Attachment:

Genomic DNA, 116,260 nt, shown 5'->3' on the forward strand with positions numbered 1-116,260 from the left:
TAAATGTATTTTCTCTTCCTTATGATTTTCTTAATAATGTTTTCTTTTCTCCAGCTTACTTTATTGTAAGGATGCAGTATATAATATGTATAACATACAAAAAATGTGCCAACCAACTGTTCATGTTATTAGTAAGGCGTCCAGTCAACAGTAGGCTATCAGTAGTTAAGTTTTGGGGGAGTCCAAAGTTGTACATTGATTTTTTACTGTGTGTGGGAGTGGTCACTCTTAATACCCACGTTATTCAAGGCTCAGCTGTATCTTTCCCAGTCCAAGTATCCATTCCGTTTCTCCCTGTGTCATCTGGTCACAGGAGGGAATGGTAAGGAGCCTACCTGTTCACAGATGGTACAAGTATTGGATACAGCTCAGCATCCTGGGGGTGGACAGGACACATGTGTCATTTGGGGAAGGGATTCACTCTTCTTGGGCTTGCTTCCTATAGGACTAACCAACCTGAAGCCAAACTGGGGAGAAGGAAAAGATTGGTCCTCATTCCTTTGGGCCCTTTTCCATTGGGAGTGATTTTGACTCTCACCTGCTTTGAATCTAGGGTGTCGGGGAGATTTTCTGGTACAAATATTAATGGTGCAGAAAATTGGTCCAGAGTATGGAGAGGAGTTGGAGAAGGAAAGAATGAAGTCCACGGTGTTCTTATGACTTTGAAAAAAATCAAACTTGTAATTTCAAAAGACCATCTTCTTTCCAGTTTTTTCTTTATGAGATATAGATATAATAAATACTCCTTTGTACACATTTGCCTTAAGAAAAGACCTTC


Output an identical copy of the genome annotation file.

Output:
Genomic DNA, 116,260 nt, shown 5'->3' on the forward strand with positions numbered 1-116,260 from the left:
TAAATGTATTTTCTCTTCCTTATGATTTTCTTAATAATGTTTTCTTTTCTCCAGCTTACTTTATTGTAAGGATGCAGTATATAATATGTATAACATACAAAAAATGTGCCAACCAACTGTTCATGTTATTAGTAAGGCGTCCAGTCAACAGTAGGCTATCAGTAGTTAAGTTTTGGGGGAGTCCAAAGTTGTACATTGATTTTTTACTGTGTGTGGGAGTGGTCACTCTTAATACCCACGTTATTCAAGGCTCAGCTGTATCTTTCCCAGTCCAAGTATCCATTCCGTTTCTCCCTGTGTCATCTGGTCACAGGAGGGAATGGTAAGGAGCCTACCTGTTCACAGATGGTACAAGTATTGGATACAGCTCAGCATCCTGGGGGTGGACAGGACACATGTGTCATTTGGGGAAGGGATTCACTCTTCTTGGGCTTGCTTCCTATAGGACTAACCAACCTGAAGCCAAACTGGGGAGAAGGAAAAGATTGGTCCTCATTCCTTTGGGCCCTTTTCCATTGGGAGTGATTTTGACTCTCACCTGCTTTGAATCTAGGGTGTCGGGGAGATTTTCTGGTACAAATATTAATGGTGCAGAAAATTGGTCCAGAGTATGGAGAGGAGTTGGAGAAGGAAAGAATGAAGTCCACGGTGTTCTTATGACTTTGAAAAAAATCAAACTTGTAATTTCAAAAGACCATCTTCTTTCCAGTTTTTTCTTTATGAGATATAGATATAATAAATACTCCTTTGTACACATTTGCCTTAAGAAAAGACCTTC